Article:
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To get involved with the broadcast side as a volunteer, you'll need to get yourself on a media degree - there's thousands of small jobs (like holding effects mics / cable bashing / runners) which in Athens were done by students. I know quite a few students went out to do similar stuff for the Beijing games.


The ceremonies will need LOTS of local crew, but they will almost certainly all be paid, and probably contracted through the normal crewing agencies.

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Bryson has hit the nail on the thumb completely. It is a closed shop to a great extent. Volunteers will be unable to select what they do or what areas they will work in. Technical jobs will rightly be filled on a professional basis and the whole operation run like an invasion, but for profit!


Off topic but a serious related subject; research released this week shows that visitor numbers during every Summer Olympics have always actually decreased in the host cities during games because "normal" tourism comes to an abrupt halt. Beijing lost 20-30% hotel occupancy all year long and Sydney even had a campaign with a strapline of; "Where the bloody hell are you?".


For London alone tourism revenue is predicted to fall by anything from £1Bn to £2Bn that summer. The European Tour Operators estimate a loss of 2.5 million visitors and cannot find hotel rooms now for 2012. Estimates of the loss to theatres and other entertainment venues because 2.5 million tourists will stay away and those coming here will go to the Games but not the West End have yet to be speculated upon. Natives will also stay at home to watch them on TV.


In terms of those working on the Olympics themselves it could be a bonanza but if it proves the last straw for theatres already on the brink, how worthwhile will 2012 be?

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I was also thinking of trying to volunteer for the tech side, as I will be 18 by the time it comes around. After looking at the volunteer website, I decided that the best way I could see would be to try to find out what company were running the LX, for example, in the opening ceremony and then get onto them asking for volunteer work during that time.


I couldn't see that you could really specify what you wanted to do from the website, and I think that I have a better chance volunteering via the company instead of via the volunteer service. I understand I will probably have a cr@p job, but its experience, it'll be fun, and it'll look damn good on a CV! :blink:


Out of interest, does anybody know who is doing sound, AV, LX etc for the games?



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To be honest, you might have a better chance through the companies, but you are still comparing values of zero.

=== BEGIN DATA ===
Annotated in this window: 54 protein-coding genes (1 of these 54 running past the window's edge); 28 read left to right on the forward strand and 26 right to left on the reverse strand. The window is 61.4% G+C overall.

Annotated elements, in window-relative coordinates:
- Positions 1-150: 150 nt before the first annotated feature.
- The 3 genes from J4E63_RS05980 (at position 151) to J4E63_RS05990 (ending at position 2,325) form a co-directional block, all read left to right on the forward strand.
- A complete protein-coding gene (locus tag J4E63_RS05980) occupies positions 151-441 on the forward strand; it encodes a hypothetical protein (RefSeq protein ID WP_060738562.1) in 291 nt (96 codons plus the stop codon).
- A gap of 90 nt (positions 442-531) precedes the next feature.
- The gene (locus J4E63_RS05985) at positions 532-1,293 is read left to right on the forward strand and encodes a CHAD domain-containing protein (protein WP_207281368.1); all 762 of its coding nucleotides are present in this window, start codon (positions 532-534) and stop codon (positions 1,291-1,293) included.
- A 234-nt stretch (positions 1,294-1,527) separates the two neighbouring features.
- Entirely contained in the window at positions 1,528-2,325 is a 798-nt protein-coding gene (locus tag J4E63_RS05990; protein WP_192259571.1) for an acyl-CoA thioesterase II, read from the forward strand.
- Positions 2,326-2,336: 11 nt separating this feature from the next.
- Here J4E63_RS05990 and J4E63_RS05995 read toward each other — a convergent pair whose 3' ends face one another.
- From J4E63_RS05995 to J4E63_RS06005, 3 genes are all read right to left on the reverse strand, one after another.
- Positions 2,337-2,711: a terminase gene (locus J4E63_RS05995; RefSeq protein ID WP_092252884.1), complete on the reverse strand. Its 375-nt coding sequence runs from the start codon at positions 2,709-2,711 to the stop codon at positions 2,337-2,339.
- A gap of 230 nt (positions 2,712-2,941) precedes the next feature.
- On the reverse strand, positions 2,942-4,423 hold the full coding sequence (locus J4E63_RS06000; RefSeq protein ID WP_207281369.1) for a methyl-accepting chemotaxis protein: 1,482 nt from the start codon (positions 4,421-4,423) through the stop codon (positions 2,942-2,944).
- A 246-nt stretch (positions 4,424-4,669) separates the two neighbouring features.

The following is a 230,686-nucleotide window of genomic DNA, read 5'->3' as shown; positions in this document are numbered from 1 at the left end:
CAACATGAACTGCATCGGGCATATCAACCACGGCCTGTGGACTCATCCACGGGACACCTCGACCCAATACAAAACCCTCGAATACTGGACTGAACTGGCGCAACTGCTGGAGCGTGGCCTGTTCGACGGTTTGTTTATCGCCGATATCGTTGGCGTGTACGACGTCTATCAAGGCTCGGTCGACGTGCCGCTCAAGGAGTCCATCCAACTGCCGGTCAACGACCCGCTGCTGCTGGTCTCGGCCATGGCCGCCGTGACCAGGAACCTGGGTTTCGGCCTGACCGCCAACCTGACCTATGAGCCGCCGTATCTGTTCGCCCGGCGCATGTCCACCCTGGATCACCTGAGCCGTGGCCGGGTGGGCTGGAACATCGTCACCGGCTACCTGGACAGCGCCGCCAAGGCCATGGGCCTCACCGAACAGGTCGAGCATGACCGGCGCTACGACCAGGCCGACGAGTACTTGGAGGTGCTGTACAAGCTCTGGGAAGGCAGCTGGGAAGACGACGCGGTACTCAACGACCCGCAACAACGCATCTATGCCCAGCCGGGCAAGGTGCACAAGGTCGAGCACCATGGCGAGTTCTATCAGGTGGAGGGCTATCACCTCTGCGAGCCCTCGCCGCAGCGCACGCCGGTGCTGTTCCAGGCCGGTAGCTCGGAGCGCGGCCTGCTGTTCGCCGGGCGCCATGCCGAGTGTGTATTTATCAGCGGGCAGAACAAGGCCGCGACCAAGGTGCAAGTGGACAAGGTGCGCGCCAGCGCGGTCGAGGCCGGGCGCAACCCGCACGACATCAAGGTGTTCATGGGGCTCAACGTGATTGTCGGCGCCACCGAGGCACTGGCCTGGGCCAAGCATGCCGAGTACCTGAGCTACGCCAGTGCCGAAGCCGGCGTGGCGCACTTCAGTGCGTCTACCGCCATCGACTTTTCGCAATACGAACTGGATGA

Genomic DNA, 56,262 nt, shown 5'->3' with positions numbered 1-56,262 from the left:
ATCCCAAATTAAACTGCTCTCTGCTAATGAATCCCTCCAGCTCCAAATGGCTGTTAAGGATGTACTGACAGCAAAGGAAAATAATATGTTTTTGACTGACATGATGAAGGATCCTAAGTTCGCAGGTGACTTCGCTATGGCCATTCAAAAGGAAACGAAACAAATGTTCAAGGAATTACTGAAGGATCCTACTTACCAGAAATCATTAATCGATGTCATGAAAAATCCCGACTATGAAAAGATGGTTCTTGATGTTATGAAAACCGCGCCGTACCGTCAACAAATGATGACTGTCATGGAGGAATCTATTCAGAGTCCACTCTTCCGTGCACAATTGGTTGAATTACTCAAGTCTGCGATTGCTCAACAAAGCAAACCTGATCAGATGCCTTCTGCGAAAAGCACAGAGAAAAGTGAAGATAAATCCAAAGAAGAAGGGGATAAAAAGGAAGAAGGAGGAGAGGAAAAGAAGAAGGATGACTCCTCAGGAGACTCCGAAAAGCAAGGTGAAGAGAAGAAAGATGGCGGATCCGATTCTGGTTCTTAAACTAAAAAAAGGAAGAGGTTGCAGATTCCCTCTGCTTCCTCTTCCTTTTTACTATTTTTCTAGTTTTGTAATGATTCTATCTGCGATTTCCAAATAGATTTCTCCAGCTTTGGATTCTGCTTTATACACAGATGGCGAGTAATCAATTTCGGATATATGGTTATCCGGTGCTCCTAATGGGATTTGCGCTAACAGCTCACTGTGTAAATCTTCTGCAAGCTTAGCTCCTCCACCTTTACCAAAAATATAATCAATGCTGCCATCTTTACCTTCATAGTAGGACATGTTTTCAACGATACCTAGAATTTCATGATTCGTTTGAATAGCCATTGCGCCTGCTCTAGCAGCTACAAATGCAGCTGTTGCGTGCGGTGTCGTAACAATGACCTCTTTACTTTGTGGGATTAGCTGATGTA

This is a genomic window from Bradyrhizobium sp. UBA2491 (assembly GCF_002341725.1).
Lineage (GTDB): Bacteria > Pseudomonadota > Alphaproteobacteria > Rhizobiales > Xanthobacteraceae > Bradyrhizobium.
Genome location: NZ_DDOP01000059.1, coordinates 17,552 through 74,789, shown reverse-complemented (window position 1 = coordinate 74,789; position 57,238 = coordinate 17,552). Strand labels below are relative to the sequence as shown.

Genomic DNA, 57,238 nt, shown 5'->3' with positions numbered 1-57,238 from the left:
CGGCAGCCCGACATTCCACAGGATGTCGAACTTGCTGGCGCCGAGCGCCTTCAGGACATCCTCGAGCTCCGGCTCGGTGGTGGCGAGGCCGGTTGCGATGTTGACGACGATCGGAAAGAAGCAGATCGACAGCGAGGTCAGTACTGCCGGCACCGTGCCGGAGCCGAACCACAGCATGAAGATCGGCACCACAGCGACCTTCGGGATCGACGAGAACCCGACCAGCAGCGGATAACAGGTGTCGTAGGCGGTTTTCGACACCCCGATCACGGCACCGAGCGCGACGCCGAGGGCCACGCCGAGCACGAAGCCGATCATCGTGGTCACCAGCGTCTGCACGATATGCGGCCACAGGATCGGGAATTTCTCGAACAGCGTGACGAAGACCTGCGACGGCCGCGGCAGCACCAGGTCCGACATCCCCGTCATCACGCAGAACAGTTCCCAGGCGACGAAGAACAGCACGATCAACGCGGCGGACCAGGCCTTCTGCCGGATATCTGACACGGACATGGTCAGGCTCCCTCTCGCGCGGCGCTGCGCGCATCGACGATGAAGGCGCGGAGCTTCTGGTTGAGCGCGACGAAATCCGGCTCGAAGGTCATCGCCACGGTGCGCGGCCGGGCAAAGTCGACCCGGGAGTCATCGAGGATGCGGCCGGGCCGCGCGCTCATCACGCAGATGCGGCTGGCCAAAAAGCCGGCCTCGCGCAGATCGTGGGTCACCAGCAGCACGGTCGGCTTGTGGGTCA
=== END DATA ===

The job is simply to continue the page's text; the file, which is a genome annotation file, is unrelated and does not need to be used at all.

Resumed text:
Given the costs there will be in having anyone on site, (security, catering, accommodation etc.) there will be the minimum number of people to do the job. Which means competent, experienced people who can be relied upon when the brown stuff hits the whirly thing.


I doubt that it is public knowledge yet who is doing what, but the list of companies big enough to do an event on that scale is fairly limited, and if you don't know them yet, you are unlikely to be doing anything by then.


Tom (a freelancer confident he won't be in the Olympic Stadium, but hoping there will be plenty of ancillary stuff on the go that will be much less stressful!)

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I've applied for the technical / broadcasting areas with a fall back onto customer service. Hopefully I should be able to get some low level technical / broadcasting role, as I am commencing my study at Ravensbourne, on a FdSc Broadcast Technology Degree, of which I will have completed by the games. With the intention to start my final 3rd year BaHons in Broadcasting Technology / Systems just after the games.


If I don't get a low level technical role, I still hope they should give me a Customer Service role as I'm coming up to 3 years (5 by the time the games starts), with my current employer, JLP / Waitrose. Where customer service is key, whatever section we work on.


Well that's my Two Cents, I hope I get in, if I don't then I'll just have to go for my back up rout, and join the Met, as a Special.

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I also wanted to volunteer but was totally put off by the fact at the start of the games I will be 17, and by the end I will be 18!


Might still be worth applying though?


Aparently you have to 18by the 1st of January 2012. Best check the site for details.

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Lots of information and advice here ;) thanks!


I think I will look in to applying with the Olympics and also approaching places like the BBC asking if they could have any voluntary stuff anything's worth a shot! and I suppose whatever I end up doing there, there should be a nice working atmosphere!


James, please thank your wife for her very useful information! :)